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The Scarlet & Black

The Scarlet & Black

Alternative Thanksgiving Break Viewing: Sports Movies Edition

There must be something in the air this week before Thanksgiving. In a monumental moment, we have come together to write one cohesive list of our favorite sports movies of all time. Thus, we present our list as an alternative to football on your Thanksgiving break.

1. “Raging Bull”

Director Martin Scorsese’s camera work in “Raging Bull” revolutionized sports movies by taking audiences into the ring, giving the action dizzying momentum. In addition, the acting seamlessly compliments the setting and tone. This is especially true of De Niro’s performance, embodying the hubristic masochism and misogyny that compose [professional boxer Jake] LaMotta’s inner and outer worlds. Thus, “Raging Bull” is more than a sports movie: it’s a brilliant character study, a groundbreaking achievement and a knockout drama.

2. “The Sandlot”

It may not have won any Oscars, but something about “The Sandlot” cements itself in audiences’ memories: Is it the infinitely quotable witty banter? The charmingly churlish performances? The sincerity behind the love of baseball? The romanticism behind revisited childhood summers? To try and pinpoint the film’s source of power is akin to trying to catch a fly ball with the sun in your eyes. “The Sandlot” may be 20 years old, but no matter how many times we learn how to properly make a s’more or witness the consequences of combining chewing tobacco and Tilt-A-Whirls, it will never get old, remaining in our hearts for-ev-er.

3. “Miracle”

The ending is already written in history. In 1980, the scrappy U.S. Olympic hockey team defeated the imposing Soviet team in the semi-finals before going on to defeat Finland and win the Gold medal. “Miracle” captures the energy and momentum of this historic moment, lingering on the personal stories of the college boys from competing schools who came together to form a team that brought a nation together and the fearless coach who demanded the best out of them. Every shot, every play, every buzzer is breathtaking in speed and intensity. It doesn’t matter that we already know the end of this story—every viewing reminds us why we believe in miracles.

4. “Friday Night Lights”

This quintessential football movie is about so much more than football. Apart from the gritty realism on the field, the movie shines when it zeros in on the people in this small Texas town, particularly the complicated relationships between fathers and sons. Through unvarnished cinematography and an uncompromising focus on the pain of disappointment, football becomes more than a game. As Coach Gaines, played by an uncharacteristically restrained and thoughtful Billy Bob Thornton, says, “Perfection is being able to look your friends in the eye and know you did everything you could not to let them down.” In “Friday Night Lights,” how we play the game becomes how we live life.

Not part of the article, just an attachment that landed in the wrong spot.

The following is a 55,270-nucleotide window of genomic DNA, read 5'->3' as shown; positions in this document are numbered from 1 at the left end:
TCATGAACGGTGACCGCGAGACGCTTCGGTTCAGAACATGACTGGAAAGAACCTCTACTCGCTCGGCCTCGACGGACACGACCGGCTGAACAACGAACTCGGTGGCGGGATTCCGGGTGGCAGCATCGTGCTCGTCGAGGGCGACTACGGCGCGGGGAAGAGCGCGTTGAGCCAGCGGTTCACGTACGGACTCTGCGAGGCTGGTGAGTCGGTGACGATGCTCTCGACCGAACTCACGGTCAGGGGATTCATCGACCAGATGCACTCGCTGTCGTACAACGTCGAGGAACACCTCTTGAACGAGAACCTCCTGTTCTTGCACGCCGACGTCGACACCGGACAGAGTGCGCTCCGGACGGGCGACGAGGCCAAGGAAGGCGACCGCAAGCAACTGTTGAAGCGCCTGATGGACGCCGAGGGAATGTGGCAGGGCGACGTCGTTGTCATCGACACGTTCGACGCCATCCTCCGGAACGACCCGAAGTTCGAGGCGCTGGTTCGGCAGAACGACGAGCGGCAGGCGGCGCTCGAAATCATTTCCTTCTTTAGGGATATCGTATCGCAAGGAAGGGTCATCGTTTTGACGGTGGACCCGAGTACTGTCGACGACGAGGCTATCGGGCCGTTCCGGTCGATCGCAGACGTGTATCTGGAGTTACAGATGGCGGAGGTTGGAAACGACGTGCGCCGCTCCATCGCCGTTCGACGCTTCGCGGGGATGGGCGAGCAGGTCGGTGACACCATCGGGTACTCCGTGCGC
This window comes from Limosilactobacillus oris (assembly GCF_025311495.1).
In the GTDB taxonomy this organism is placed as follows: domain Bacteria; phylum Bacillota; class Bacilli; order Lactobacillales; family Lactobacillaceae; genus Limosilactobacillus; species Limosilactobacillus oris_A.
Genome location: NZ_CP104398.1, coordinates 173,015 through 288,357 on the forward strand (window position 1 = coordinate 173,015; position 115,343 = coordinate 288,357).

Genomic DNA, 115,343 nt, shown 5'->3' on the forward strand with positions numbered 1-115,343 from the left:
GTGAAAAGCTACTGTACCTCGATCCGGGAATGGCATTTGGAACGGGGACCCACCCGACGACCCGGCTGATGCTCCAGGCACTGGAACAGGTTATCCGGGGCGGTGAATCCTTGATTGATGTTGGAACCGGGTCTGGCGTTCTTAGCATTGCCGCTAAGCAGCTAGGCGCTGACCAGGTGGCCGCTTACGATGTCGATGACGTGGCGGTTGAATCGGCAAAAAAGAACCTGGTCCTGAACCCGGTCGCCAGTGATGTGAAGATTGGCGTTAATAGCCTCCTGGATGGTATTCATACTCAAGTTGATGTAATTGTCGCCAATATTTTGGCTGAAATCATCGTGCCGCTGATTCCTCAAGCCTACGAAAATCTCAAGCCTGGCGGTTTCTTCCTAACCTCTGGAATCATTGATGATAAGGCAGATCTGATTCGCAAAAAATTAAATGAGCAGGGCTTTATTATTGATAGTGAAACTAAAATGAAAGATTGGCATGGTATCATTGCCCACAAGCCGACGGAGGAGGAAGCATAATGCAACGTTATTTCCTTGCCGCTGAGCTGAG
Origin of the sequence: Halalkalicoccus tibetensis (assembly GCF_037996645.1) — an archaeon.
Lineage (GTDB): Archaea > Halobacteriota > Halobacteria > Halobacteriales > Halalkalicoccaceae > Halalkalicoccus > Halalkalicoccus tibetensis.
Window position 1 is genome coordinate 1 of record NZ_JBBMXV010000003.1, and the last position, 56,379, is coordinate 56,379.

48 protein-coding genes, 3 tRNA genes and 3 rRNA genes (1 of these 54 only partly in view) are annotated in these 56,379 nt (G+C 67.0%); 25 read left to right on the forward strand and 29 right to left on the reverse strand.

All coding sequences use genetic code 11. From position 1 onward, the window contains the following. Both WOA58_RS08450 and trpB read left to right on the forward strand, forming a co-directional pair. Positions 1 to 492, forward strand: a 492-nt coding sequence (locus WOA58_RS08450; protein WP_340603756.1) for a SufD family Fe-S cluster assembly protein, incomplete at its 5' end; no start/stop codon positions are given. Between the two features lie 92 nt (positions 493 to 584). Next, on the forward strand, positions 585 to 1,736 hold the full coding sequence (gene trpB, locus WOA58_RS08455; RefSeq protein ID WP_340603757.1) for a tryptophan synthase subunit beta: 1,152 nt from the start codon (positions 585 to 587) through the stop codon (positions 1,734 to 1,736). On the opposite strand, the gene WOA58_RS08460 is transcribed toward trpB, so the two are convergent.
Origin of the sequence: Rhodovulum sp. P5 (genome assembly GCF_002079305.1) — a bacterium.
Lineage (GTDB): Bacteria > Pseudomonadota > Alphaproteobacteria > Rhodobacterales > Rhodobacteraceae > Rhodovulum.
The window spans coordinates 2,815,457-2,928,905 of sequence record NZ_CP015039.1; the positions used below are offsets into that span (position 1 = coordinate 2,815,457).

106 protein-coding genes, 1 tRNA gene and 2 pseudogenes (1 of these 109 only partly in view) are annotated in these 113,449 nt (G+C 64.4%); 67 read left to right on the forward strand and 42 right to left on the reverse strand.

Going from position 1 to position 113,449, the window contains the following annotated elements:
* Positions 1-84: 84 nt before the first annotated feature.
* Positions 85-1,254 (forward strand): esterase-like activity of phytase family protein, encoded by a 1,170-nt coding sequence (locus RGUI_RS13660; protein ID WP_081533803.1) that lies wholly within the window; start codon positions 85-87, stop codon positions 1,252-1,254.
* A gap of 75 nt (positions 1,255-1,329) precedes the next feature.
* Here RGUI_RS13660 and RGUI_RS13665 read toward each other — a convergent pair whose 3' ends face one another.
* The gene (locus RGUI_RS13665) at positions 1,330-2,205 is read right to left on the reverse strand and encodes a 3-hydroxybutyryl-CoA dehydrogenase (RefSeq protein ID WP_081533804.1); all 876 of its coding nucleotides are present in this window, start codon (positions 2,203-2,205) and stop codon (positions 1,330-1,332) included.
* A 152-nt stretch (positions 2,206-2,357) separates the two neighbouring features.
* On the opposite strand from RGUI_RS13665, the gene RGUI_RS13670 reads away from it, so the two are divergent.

5. “Moneyball”

The challenge: make a compelling movie out of a book detailing a particular statistics number system used by the Oakland Athletics to try and put together a winning baseball team. The payoff: an immensely compelling movie, driven by a central performance by Brad Pitt that captures the technicalities without sacrificing an ounce of narrative drama. “Moneyball” is smart enough to effectively convey the intricacies of the stats system, while still focusing on the players and management. In its hybrid of the numerical and the personal, the movie subtly reinforces the shortcomings of the very numerical system that never quite brought the A’s a championship. Although the numbers don’t lie, it’s the intangible factor, the heart, that makes us keep on watching.

6. “Field of Dreams”

There is something religious about the relationship between Americans and baseball, and nowhere in cinema is this more evident than in “Field of Dreams,” which captures baseball’s spiritual transcendence with poetic sentimentality. The miraculous story is told through a gorgeous score and sweeping shots of cornfields that will make any Iowan proud. From the immortalized line “If you build it, he will come” to the unforgettable “Is this Heaven?” “No, it’s Iowa,” audiences witness a testament to the everyman’s integrity, hope’s resilience and the wonders that await those who have faith in their dreams.

Honorable Mention: “Space Jam”

“Space Jam” seems to inhabit a nebulous place in our generation’s collective memory, evoking a warm yet vague feeling that resembles contentment. “But surely it cannot be as good as we remember,” says our jaded, grown-up mind, “It is, after all, just a cartoon.” Balderdash. While certainly not joining the Library of Congress’ National Film Registry, “Space Jam” is a wonderfully silly movie that celebrates basketball in tandem with the inner-child. With heaps of nostalgic sports references and Looney Tunes humor (and surprisingly self-referential, adult asides), it defies expectations, as well as physics. When the chorus for “I Believe I Can Fly” kicks in, just try to not sing along.

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